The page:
There were high expectations from Badrinath considering it was a Geeta Arts production, directed by V V Vinayak and starring Allu Arjun and Tamannaah.
Arjun was even sent abroad to learn martial arts and fights for this film whose picturesque Himalayan location was an added attraction. Yet despite the lavish sets by Anand Sai, that include a recreation of the famous Badrinath temple, the fine camera work of Ravi Varman, and high technical standards, the film falls short of expectation. The storyline is somewhat akin to that of Shakti which released a few months ago, with the same theme of a keeper safeguarding the temple.
The film begins with a narration of the destruction of temples in olden times and the necessity to safeguard them in modern times (the Akshardham temple attack no doubt being an example). Seers urge for a kshetrapalakudu (protector) and children are eager to get the required training. Bhishma Narayan (Prakash Raj) a trained martial arts teacher who lives in the Himalayas and runs a training school is chosen to train the kids.
Badri (Allu Arjun) is one of his best students and after the training, when the students are allotted to guard various temples, Badri naturally gets Badrinath and protects it with great enthusiasm and devotion to Lord Vishnu.
Badri shows off his fighting skills when the protector of Amarnath dies in an attack on the temple by terrorists. Bhishma Narayan orders Badri to vanquish all the attackers and Badri does so with nothing more deadly than a sword, pitted against guns and bullets. He wins, of course, without suffering so much as a scratch.
Into this scenario walks Alakananda (Tamannaah), an atheist, who is brought to the temple by her grandfather as her life is in danger. Since she lost her parents at a young age in this temple (they were both burnt accidentally when her mother's saree caught fire from the camphor and her father tried to save her), she loses faith in God. Badri brings back that faith, and as expected she falls in love with him.
But the path of true love is never smooth. Alakananda is kidnapped by her evil uncle Sarkar (Kelly Dorji) who wants her to marry his son. Moreover, Guru Bhishma wants Badri to be his successor and for that Badri must remain a bachelor. Alakananda, who wants to marry Badri, can only pray to the Lord for help.
The plot lacks originality. The love story is unconvincing and director Vinayak has allowed the action, cinematography, and other aspects to overshadow the romance so that by the second half, much of our interest has waned.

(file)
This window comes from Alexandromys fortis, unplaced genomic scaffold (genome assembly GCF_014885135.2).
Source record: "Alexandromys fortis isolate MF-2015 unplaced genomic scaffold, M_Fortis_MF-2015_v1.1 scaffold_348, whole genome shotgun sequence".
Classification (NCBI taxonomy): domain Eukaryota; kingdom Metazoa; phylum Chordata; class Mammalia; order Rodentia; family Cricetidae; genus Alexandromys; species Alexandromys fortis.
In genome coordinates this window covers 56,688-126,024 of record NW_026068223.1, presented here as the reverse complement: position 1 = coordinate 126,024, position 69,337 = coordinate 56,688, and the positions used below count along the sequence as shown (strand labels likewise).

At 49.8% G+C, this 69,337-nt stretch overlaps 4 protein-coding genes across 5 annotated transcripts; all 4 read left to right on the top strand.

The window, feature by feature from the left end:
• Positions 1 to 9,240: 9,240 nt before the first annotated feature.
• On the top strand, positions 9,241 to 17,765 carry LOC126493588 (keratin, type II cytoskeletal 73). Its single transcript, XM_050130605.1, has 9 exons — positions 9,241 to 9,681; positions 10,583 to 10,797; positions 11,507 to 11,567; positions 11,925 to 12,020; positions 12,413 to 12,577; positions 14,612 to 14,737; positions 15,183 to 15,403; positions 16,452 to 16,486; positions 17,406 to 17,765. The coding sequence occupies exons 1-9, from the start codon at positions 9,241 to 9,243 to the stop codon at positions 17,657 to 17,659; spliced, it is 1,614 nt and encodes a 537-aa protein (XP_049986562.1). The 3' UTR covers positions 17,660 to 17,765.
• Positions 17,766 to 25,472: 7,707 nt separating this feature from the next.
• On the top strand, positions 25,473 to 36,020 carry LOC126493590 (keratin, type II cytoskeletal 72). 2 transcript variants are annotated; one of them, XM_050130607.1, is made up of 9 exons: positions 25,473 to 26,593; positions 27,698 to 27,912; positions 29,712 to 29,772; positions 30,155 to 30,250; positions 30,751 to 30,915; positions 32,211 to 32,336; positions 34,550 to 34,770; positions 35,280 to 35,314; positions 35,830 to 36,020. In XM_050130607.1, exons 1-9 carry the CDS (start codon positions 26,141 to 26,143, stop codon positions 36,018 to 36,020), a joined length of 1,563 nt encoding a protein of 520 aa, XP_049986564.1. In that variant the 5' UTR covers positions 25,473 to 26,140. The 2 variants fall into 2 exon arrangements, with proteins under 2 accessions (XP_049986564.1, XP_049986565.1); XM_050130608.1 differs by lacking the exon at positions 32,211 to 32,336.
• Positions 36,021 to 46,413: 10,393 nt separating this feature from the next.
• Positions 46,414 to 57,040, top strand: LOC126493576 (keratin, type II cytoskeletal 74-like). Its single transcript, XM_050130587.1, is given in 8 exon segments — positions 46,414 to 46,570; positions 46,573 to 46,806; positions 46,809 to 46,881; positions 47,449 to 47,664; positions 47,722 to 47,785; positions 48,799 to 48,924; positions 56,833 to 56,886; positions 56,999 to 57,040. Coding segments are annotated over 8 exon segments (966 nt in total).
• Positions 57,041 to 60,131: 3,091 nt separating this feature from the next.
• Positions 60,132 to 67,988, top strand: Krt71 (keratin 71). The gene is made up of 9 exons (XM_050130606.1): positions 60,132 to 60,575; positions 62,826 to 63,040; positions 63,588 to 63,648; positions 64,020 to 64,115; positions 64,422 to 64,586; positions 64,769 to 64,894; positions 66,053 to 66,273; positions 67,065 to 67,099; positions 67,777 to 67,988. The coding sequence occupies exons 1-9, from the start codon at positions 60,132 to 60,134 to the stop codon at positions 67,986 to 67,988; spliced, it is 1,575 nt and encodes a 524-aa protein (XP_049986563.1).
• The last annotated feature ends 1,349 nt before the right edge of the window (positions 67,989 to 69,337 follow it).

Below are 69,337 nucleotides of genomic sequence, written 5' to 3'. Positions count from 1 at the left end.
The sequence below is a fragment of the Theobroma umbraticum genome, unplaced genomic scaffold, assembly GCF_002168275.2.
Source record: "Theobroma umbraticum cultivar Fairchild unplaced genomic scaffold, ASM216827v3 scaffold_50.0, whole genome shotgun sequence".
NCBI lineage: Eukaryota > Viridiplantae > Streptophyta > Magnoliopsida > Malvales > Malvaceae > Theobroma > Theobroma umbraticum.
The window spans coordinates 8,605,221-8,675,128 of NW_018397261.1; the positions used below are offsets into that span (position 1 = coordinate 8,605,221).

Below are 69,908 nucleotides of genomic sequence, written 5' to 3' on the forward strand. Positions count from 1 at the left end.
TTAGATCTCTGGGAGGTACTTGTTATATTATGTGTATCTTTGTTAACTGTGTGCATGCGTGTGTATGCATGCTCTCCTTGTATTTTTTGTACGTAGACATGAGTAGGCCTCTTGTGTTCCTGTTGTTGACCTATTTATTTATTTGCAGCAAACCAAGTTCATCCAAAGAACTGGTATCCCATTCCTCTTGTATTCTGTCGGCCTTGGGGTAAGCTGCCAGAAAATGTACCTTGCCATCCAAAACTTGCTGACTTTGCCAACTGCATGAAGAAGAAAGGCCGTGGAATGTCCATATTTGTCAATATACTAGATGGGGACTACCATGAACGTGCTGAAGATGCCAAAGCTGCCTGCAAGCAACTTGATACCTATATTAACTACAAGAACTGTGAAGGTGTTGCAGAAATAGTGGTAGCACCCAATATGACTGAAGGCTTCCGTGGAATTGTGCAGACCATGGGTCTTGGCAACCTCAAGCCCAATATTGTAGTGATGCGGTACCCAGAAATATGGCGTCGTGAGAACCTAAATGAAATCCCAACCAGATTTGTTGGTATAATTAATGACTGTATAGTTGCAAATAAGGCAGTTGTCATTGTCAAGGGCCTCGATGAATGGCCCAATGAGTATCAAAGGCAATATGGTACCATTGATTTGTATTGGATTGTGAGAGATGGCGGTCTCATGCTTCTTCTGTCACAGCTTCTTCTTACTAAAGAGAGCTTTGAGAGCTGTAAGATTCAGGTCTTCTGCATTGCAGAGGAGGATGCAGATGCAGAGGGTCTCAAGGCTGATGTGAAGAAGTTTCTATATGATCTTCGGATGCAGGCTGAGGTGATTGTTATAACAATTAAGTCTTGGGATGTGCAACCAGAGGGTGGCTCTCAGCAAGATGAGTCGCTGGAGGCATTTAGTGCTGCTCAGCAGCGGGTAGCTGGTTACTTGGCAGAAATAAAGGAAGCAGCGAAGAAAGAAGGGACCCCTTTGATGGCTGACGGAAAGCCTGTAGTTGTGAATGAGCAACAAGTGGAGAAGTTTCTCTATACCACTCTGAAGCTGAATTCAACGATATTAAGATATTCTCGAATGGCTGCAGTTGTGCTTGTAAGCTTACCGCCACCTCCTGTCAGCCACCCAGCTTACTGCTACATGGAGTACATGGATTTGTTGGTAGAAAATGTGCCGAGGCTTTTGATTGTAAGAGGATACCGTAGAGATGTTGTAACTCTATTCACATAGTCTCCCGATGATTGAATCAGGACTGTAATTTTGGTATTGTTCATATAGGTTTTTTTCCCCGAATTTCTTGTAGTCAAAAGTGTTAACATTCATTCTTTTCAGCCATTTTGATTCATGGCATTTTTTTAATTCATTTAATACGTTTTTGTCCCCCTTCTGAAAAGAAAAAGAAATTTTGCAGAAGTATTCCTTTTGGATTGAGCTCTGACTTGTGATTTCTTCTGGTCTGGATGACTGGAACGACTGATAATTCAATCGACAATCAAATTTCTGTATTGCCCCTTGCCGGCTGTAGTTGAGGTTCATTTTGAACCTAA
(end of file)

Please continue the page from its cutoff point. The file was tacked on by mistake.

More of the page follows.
Songs and humour have been inserted in places where they are unwarranted. It's almost as if comedians Brahmanandam, M S Narayana Venu Madhav and Krishna Bhagawan had to be present in the movie and had to be given something to do. The songs prolong the film and add to the tedium. In fact the opening sequence of the song Omkareshwari Srihari Nagari is reminiscent of the famous drum dance in Chandralekha. The song Nachachavura starts off at a waterfall and then cuts to Europe after a few seconds! In one song, Allu Arjun is skiing towards the Badrinath temple under the snow!
The film has fundamentalist overtones, which seems to have escaped the censors. It has been given an A certificate on account of the violent action and skin show. It's quite alarming to hear a woman say, "I love rowdyism since childhood, so I married a rowdy."
The action sequences are well orchestrated by Peter Haynes, the sword fights being fluid and dexterous. The South East Asian influence is obvious in the design of the fights and Arjun does justice to the action sequences for which he has been trained.
Allu Arjun has a supple body, ideal for dancing and action. He breathed some life into the film through the action sequences. But what can he do if the script is lacklustre?
Tamannaah is lively and energetic but is made to show far more skin than is required -- particularly given the film's pious theme. Prakash Raj, for a change, is not a baddie, and turns in a good performance as Guru Bhishma Narayan. Kelly Dorjee plays his usual villain role. Rao Ramesh is wasted in a miniscule role.
M M Keeravani's music is just about okay. The sense of melody that one heard in some songs in Magadheera seems to be missing here though. Ravi Varman's camera work is excellent. He has been able to use the natural beauty of the Himalayan backdrop to advantage. The colourist, Loren White, has done a commendable job. Anand Sai should be congratulated for the almost authentic replica of the Badrinath temple; his sets are indeed praiseworthy.
Allu Aravind can take pride in the lavish production and high technical standards. But the plot and storyline are weak and the film does not engage one. The A certificate may also be a deterrent.